William Steinberg was born in 1889 into a musical family in Cologne, Germany. As a child, he was recognized as an exceptional violinist and pianist. During the Nazi regime, Steinberg emigrated to Israel where he co-founded the Palestine Symphony Orchestra, which would later become the Israel Philharmonic. Arturo Toscanini was so impressed by Steinberg's work that he invited him to become associate conductor of the newly formed NBC Orchestra. After several seasons with NBC and then the Buffalo Philharmonic, William Steinberg came to Pittsburgh in 1952. Following four years of guest conductors, Pittsburgh audiences welcomed this conductor who seemed to perform each concert as though it might be his last. Steinberg and his orchestra performed and recorded a vast, diverse range of repertoire from Beethoven and Wagner to American composers Roy Harris and Richard Rogers. In 1964, the Pittsburgh Symphony under Steinberg was chosen by the Cultural Presentations Office of the Department of State for a three-month, fourteen-country tour of Europe. Then in 1973, Steinberg led the orchestra on a three-week tour of Oregon, Alaska, and Japan. Maestro Steinberg once said that one had to go to Carnegie Hall in New York to really hear the Pittsburgh Symphony. The creation of Heinz Hall in 1971 provided a new acoustically appropriate environment and fulfilled Steinberg's and many others' dream of a proper concert hall home for the Pittsburgh Symphony Orchestra.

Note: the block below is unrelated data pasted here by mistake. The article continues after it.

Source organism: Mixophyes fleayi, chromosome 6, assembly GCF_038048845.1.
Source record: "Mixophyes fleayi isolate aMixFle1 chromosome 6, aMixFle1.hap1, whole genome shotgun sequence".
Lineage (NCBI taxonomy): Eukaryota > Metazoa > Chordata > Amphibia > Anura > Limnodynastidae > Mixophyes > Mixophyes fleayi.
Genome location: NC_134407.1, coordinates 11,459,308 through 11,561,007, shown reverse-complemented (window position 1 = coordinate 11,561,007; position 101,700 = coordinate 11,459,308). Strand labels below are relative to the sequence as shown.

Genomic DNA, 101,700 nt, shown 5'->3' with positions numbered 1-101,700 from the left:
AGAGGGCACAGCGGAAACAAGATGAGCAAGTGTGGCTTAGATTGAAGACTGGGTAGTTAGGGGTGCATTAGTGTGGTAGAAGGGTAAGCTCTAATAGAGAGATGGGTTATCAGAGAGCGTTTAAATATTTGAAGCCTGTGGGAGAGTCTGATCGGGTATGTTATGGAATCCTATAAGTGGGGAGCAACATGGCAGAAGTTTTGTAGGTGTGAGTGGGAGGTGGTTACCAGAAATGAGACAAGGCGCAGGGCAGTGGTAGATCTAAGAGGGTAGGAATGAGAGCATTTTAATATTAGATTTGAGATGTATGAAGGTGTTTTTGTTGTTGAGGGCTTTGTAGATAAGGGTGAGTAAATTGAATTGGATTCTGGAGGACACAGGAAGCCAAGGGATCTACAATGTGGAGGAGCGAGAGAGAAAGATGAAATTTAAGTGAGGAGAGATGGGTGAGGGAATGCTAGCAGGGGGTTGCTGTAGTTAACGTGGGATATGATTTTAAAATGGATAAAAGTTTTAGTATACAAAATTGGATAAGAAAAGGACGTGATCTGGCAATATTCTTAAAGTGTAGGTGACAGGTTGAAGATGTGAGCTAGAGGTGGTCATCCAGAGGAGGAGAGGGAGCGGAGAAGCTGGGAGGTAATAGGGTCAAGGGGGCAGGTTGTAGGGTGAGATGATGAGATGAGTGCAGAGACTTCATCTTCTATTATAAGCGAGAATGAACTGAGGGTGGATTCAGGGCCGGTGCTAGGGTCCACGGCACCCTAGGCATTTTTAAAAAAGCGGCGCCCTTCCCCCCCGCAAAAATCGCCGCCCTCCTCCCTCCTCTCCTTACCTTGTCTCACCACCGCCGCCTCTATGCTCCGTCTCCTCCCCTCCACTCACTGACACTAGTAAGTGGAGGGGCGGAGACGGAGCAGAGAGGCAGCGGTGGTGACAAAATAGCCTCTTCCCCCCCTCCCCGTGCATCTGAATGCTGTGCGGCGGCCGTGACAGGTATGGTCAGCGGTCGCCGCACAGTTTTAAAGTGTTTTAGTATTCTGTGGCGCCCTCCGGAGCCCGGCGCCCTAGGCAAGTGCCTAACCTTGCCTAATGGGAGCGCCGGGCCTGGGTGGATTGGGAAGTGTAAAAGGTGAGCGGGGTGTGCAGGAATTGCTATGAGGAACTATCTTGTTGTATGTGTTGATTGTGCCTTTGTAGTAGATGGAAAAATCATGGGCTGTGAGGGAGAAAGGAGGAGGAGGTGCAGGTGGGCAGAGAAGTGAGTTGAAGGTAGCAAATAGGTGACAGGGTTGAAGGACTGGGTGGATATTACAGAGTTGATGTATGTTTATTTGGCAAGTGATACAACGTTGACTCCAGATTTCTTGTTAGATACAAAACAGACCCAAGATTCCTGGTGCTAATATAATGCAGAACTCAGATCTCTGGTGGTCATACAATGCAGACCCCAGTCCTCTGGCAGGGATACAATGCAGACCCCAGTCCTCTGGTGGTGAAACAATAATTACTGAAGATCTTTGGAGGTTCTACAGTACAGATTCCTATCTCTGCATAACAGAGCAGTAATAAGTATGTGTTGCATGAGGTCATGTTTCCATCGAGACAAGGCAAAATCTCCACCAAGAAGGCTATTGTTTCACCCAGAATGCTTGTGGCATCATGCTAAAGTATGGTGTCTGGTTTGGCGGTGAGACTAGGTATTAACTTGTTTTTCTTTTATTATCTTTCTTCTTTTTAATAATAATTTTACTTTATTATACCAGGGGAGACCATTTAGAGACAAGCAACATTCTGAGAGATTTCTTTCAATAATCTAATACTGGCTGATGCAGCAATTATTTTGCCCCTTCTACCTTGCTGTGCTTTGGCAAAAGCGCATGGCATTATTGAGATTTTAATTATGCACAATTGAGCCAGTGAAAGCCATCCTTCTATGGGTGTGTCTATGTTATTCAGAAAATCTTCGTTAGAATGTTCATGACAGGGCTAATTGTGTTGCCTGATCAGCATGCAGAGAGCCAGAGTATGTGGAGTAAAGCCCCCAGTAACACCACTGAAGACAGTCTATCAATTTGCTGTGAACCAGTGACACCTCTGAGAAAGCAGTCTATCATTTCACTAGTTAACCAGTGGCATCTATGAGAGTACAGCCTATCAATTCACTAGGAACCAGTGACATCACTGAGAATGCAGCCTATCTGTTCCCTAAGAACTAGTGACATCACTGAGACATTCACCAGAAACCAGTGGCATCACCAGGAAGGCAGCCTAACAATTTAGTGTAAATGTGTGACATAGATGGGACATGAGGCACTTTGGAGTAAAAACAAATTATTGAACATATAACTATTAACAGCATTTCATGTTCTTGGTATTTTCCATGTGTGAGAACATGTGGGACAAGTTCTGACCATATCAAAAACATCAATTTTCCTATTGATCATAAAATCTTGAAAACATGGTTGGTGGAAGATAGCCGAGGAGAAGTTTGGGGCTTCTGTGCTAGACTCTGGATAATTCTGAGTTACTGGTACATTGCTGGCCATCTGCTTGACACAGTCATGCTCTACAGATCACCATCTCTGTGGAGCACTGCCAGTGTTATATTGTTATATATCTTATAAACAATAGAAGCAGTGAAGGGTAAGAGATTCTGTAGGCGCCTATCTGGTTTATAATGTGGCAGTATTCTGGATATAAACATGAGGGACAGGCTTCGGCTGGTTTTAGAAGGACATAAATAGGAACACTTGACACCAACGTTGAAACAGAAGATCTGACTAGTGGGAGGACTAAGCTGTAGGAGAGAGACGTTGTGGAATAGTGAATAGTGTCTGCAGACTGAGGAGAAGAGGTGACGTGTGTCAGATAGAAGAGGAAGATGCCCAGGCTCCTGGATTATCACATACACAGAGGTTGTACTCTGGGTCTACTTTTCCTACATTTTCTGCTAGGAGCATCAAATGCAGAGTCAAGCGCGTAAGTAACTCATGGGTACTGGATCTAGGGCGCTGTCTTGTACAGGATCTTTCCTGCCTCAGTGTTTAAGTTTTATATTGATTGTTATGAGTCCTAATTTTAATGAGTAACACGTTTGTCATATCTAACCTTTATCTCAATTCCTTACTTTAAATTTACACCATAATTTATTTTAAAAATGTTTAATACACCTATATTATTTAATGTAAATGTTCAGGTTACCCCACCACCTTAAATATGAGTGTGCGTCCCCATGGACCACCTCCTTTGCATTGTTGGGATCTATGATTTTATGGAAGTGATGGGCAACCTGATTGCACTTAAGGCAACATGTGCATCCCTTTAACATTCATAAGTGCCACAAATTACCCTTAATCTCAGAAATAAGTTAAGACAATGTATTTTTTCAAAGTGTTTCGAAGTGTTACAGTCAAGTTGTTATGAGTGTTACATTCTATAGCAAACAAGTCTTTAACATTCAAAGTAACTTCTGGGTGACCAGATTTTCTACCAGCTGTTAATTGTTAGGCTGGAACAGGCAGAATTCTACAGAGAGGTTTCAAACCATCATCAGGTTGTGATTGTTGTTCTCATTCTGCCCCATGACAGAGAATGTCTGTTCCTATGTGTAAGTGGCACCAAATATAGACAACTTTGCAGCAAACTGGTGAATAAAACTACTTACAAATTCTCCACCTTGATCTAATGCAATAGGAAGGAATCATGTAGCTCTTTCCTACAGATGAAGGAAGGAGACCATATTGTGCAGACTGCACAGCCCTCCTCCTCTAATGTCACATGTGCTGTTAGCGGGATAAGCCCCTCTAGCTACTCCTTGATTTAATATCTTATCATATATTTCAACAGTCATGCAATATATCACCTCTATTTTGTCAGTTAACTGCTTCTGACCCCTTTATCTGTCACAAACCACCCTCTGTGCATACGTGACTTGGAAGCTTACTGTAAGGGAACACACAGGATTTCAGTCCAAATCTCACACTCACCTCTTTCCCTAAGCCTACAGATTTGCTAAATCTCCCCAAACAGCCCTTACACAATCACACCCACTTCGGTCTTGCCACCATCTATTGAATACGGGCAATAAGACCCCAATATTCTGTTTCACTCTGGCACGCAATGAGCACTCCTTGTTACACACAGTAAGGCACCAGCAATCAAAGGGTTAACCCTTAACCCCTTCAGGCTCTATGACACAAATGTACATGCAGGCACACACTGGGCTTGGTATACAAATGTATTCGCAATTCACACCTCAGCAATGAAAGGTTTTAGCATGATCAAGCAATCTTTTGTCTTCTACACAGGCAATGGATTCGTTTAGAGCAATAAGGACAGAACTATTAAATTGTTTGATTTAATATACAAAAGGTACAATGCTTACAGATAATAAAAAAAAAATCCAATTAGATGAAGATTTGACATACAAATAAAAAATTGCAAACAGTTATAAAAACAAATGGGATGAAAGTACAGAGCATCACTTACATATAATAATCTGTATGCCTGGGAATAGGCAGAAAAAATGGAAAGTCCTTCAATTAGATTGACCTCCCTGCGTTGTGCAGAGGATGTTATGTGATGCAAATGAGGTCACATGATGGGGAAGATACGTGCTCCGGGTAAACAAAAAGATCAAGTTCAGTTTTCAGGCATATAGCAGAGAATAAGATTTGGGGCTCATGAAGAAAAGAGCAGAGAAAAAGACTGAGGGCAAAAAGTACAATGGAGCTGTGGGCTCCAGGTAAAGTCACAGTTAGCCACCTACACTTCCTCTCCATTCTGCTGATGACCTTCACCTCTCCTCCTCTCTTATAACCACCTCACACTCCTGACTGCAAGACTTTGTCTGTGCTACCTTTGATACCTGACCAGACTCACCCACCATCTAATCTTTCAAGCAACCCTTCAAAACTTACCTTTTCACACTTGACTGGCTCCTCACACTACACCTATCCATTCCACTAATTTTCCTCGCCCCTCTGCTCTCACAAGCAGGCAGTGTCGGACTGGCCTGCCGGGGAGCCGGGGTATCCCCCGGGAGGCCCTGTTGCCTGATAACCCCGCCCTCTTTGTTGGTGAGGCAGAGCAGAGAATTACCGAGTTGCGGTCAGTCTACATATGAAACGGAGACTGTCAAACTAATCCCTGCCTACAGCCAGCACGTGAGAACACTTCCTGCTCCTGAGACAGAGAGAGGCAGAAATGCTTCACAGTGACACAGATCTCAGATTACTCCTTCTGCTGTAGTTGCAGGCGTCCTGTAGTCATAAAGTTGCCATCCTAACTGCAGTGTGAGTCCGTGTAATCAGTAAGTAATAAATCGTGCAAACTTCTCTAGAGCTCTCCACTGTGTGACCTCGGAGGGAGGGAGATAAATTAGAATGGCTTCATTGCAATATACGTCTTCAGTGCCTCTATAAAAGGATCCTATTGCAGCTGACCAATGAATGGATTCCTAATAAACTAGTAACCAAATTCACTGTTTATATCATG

Endowed Naming Opportunities

A violinist plays on the Heinz Hall stage The options for making significant gifts to the Endowment Fund through Endowed Naming Opportunities are numerous and diverse. Donors may elect to attach their name, or that of a family member, special friend or event to: the performance of a world renowned guest artist, one of the popular school programs developed by our award winning Education and Community Engagement department, a unique space in Heinz Hall or the chair of their favorite PSO musician. Terms can be arranged for a period of 10 years or in perpetuity with contribution amount varying accordingly.

Sid Kaplan Tribute Program

Sid Kaplan Tribute Program | Image of Sid Kaplan with signature

The Sid Kaplan Tribute Program provides opportunities to celebrate life’s milestones and achievements (anniversaries, weddings, birthdays or graduations) or a way to commemorate the life of a beloved family member or friend. Donors who make an outright gift of $10,000 or more to the Endowment Fund may elect to inscribe a personalized plaque which will hang in the Sid Kaplan Memorial Hallway in the Grand Tier, for perpetuity. Special persons and events will, forever, be associated with the splendid music of Heinz Hall, and be an enduring reminder of a commitment to classical music. Named for Sid Kaplan, who will always be remembered as musician and manager, the program allows others to leave a legacy, as well.

About Sid Kaplan

Known for his dedication and generosity of spirit, Sid Kaplan joined the Pittsburgh Symphony Orchestra family in 1947 as a French Horn player. After performing with the Orchestra for 16 years, he left for two years and then rejoined the Symphony. In order to transition into a management position with the Symphony, he returned to Columbia University to study orchestra management and accepted a position as the business manager for the Pittsburgh Opera. “Kappy” became the manager of operations for the Symphony in 1972 and became the manager and director of operations 10 years later. Kappy would hold this post until his retirement in 1991. Having worked with three of the ten PSO maestros—William Steinberg, André Previn, and Lorin Maazel—Sid Kaplan's significant contributions to the Pittsburgh Symphony are still evident today.